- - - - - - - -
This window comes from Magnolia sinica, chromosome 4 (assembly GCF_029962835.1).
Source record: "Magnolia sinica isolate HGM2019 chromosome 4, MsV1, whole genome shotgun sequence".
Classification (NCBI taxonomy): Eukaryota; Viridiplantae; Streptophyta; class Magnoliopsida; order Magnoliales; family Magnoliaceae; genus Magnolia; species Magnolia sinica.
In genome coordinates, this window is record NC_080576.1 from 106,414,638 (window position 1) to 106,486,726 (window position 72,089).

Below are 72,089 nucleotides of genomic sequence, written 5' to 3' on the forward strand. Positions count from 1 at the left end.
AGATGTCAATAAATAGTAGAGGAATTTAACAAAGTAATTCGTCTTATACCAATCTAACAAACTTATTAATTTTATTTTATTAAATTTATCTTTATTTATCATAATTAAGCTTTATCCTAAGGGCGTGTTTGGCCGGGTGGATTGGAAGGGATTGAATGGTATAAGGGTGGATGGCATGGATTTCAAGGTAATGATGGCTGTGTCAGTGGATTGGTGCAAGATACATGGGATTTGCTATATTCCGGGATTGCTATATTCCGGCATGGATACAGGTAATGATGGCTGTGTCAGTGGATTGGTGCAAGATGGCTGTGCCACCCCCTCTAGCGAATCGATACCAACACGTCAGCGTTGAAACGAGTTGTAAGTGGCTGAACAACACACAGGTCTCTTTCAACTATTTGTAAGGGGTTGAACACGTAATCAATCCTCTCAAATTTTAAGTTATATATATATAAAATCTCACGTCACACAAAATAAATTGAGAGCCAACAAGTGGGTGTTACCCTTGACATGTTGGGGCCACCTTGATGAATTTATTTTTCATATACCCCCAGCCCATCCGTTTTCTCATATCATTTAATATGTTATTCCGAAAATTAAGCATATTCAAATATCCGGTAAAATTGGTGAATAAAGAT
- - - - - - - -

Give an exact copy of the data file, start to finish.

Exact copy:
This window comes from Magnolia sinica, chromosome 4 (assembly GCF_029962835.1).
Source record: "Magnolia sinica isolate HGM2019 chromosome 4, MsV1, whole genome shotgun sequence".
Classification (NCBI taxonomy): Eukaryota; Viridiplantae; Streptophyta; class Magnoliopsida; order Magnoliales; family Magnoliaceae; genus Magnolia; species Magnolia sinica.
In genome coordinates, this window is record NC_080576.1 from 106,414,638 (window position 1) to 106,486,726 (window position 72,089).

Below are 72,089 nucleotides of genomic sequence, written 5' to 3' on the forward strand. Positions count from 1 at the left end.
AGATGTCAATAAATAGTAGAGGAATTTAACAAAGTAATTCGTCTTATACCAATCTAACAAACTTATTAATTTTATTTTATTAAATTTATCTTTATTTATCATAATTAAGCTTTATCCTAAGGGCGTGTTTGGCCGGGTGGATTGGAAGGGATTGAATGGTATAAGGGTGGATGGCATGGATTTCAAGGTAATGATGGCTGTGTCAGTGGATTGGTGCAAGATACATGGGATTTGCTATATTCCGGGATTGCTATATTCCGGCATGGATACAGGTAATGATGGCTGTGTCAGTGGATTGGTGCAAGATGGCTGTGCCACCCCCTCTAGCGAATCGATACCAACACGTCAGCGTTGAAACGAGTTGTAAGTGGCTGAACAACACACAGGTCTCTTTCAACTATTTGTAAGGGGTTGAACACGTAATCAATCCTCTCAAATTTTAAGTTATATATATATAAAATCTCACGTCACACAAAATAAATTGAGAGCCAACAAGTGGGTGTTACCCTTGACATGTTGGGGCCACCTTGATGAATTTATTTTTCATATACCCCCAGCCCATCCGTTTTCTCATATCATTTAATATGTTATTCCGAAAATTAAGCATATTCAAATATCCGGTAAAATTGGTGAATAAAGAT